Red Cross Disaster Services Technology
- Category: EmComm/Disaster Relief
- Written by Blake Raab (N4BWR)
In pursuit of my state ARES badge, I managed to stumble upon a volunteer opportunity that I think will be perfect for me. One of the requirements for the state ARES badge is either a background check or a Red Cross volunteer ID.
I'd made some halfhearted attempts to see what it would take to get a background check, including sending an email to the address on the county sheriff's website, which I think is only there for decorative purposes. Then somewhere (I don't even remember where anymore), I saw that the Red Cross was looking for Blood Donor Screeners to take temperatures at their blood drives to screen for Covid-19. I signed up. Shortly thereafter, I got an email encouraging us screeners to become more permanent volunteers. I responded and said I was interested, and added that I was also an amateur radio operator and would like to be noted as such in their system. She thanked me and told me she would put me in touch with someone in Disaster Cycle Services. I was intrigued, so I Googled it.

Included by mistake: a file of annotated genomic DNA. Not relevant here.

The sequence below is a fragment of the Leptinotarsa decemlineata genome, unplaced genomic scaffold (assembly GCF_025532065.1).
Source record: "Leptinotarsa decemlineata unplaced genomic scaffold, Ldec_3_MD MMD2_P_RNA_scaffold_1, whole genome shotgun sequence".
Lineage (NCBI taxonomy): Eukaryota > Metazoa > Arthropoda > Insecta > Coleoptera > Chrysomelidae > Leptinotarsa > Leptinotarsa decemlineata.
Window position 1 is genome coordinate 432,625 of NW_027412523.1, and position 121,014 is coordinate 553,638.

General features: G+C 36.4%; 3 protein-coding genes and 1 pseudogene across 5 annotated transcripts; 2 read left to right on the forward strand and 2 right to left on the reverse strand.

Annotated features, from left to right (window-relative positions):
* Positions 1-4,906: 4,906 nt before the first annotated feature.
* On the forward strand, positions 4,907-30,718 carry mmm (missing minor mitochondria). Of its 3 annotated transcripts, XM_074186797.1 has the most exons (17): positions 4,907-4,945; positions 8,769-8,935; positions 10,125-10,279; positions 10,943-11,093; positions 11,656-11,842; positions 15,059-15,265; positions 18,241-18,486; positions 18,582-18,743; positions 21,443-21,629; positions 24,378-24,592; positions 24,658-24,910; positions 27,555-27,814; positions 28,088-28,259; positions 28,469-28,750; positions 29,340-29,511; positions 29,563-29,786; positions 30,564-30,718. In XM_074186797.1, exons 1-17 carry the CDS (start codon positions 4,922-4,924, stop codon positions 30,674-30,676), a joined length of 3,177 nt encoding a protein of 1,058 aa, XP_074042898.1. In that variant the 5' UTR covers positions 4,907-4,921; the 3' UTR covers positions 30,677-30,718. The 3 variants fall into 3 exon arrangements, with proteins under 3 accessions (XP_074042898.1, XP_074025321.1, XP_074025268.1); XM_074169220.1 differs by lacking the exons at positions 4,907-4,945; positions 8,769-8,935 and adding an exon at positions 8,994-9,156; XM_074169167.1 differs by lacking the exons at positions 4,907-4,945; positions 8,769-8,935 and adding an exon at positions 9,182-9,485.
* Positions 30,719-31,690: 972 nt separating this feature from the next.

Disaster Cycle Services is a whole framework of operations, modeled on the Incident Command System, that helps individuals and families "prepare for, respond to, and recover from disasters". One of the pieces of that framework, in the Logistics Section, is Disaster Services Technology. DST includes four activities: Networking, Communications, Computer Operations, and Customer Service. When the Red Cross begins a Disaster Relief Operation, and through the whole process, they're going to need a whole infrastructure of networked computers with broadband connectivity, smart phones, tablets, IP phones, and radios, and they're going to need people to provide support for the whole operation. That's Disaster Services Technology in a nutshell.
So I've started taking online courses to prepare me for this. At the time of this writing, I'm sitting at 19.5 volunteered hours taking courses and being a Blood Donor Screener. I've been assigned a GAP (Group/Activity/Position, basically a job title) in all four of the previously mentioned activities within DST. In the age of Covid, most of the DST work is done virtually, but that may change soon. At some point, my phone will ring, or I'll get an email, and I will need to have a bag packed very shortly. My instructors have said that you are often on a flight out (or a drive, depending on the distance) the next day. Not knowing exactly what to expect, but knowing that I will be supporting an operation that will provide relief to people who desperately need it can only be described as terrifyingly awesome.